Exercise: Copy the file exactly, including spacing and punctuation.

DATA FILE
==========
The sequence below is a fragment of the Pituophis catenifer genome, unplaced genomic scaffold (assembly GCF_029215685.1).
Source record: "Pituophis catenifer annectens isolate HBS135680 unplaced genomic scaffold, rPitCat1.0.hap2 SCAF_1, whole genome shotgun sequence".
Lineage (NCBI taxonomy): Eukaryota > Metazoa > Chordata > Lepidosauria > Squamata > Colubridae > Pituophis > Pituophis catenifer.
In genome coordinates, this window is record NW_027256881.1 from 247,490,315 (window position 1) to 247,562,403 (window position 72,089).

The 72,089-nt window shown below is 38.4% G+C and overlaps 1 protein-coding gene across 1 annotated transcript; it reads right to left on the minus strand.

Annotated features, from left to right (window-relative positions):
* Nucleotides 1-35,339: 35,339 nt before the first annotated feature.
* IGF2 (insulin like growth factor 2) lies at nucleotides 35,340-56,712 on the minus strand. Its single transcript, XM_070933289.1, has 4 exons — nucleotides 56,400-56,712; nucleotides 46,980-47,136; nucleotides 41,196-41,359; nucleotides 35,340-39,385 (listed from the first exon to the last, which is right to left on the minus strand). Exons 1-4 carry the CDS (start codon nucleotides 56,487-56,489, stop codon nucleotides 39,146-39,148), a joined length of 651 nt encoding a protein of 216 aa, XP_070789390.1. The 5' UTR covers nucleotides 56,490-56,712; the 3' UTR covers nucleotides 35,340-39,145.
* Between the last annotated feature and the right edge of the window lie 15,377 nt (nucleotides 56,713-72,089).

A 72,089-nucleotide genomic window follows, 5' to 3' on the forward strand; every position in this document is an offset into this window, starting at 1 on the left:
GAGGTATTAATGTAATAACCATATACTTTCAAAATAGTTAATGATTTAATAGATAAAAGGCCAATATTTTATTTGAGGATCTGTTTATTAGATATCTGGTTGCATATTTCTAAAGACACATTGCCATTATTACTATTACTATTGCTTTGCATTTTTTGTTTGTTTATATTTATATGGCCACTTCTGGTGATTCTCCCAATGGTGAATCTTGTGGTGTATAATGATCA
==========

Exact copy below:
The sequence below is a fragment of the Pituophis catenifer genome, unplaced genomic scaffold (assembly GCF_029215685.1).
Source record: "Pituophis catenifer annectens isolate HBS135680 unplaced genomic scaffold, rPitCat1.0.hap2 SCAF_1, whole genome shotgun sequence".
Lineage (NCBI taxonomy): Eukaryota > Metazoa > Chordata > Lepidosauria > Squamata > Colubridae > Pituophis > Pituophis catenifer.
In genome coordinates, this window is record NW_027256881.1 from 247,490,315 (window position 1) to 247,562,403 (window position 72,089).

The 72,089-nt window shown below is 38.4% G+C and overlaps 1 protein-coding gene across 1 annotated transcript; it reads right to left on the minus strand.

Annotated features, from left to right (window-relative positions):
* Nucleotides 1-35,339: 35,339 nt before the first annotated feature.
* IGF2 (insulin like growth factor 2) lies at nucleotides 35,340-56,712 on the minus strand. Its single transcript, XM_070933289.1, has 4 exons — nucleotides 56,400-56,712; nucleotides 46,980-47,136; nucleotides 41,196-41,359; nucleotides 35,340-39,385 (listed from the first exon to the last, which is right to left on the minus strand). Exons 1-4 carry the CDS (start codon nucleotides 56,487-56,489, stop codon nucleotides 39,146-39,148), a joined length of 651 nt encoding a protein of 216 aa, XP_070789390.1. The 5' UTR covers nucleotides 56,490-56,712; the 3' UTR covers nucleotides 35,340-39,145.
* Between the last annotated feature and the right edge of the window lie 15,377 nt (nucleotides 56,713-72,089).

A 72,089-nucleotide genomic window follows, 5' to 3' on the forward strand; every position in this document is an offset into this window, starting at 1 on the left:
GAGGTATTAATGTAATAACCATATACTTTCAAAATAGTTAATGATTTAATAGATAAAAGGCCAATATTTTATTTGAGGATCTGTTTATTAGATATCTGGTTGCATATTTCTAAAGACACATTGCCATTATTACTATTACTATTGCTTTGCATTTTTTGTTTGTTTATATTTATATGGCCACTTCTGGTGATTCTCCCAATGGTGAATCTTGTGGTGTATAATGATCA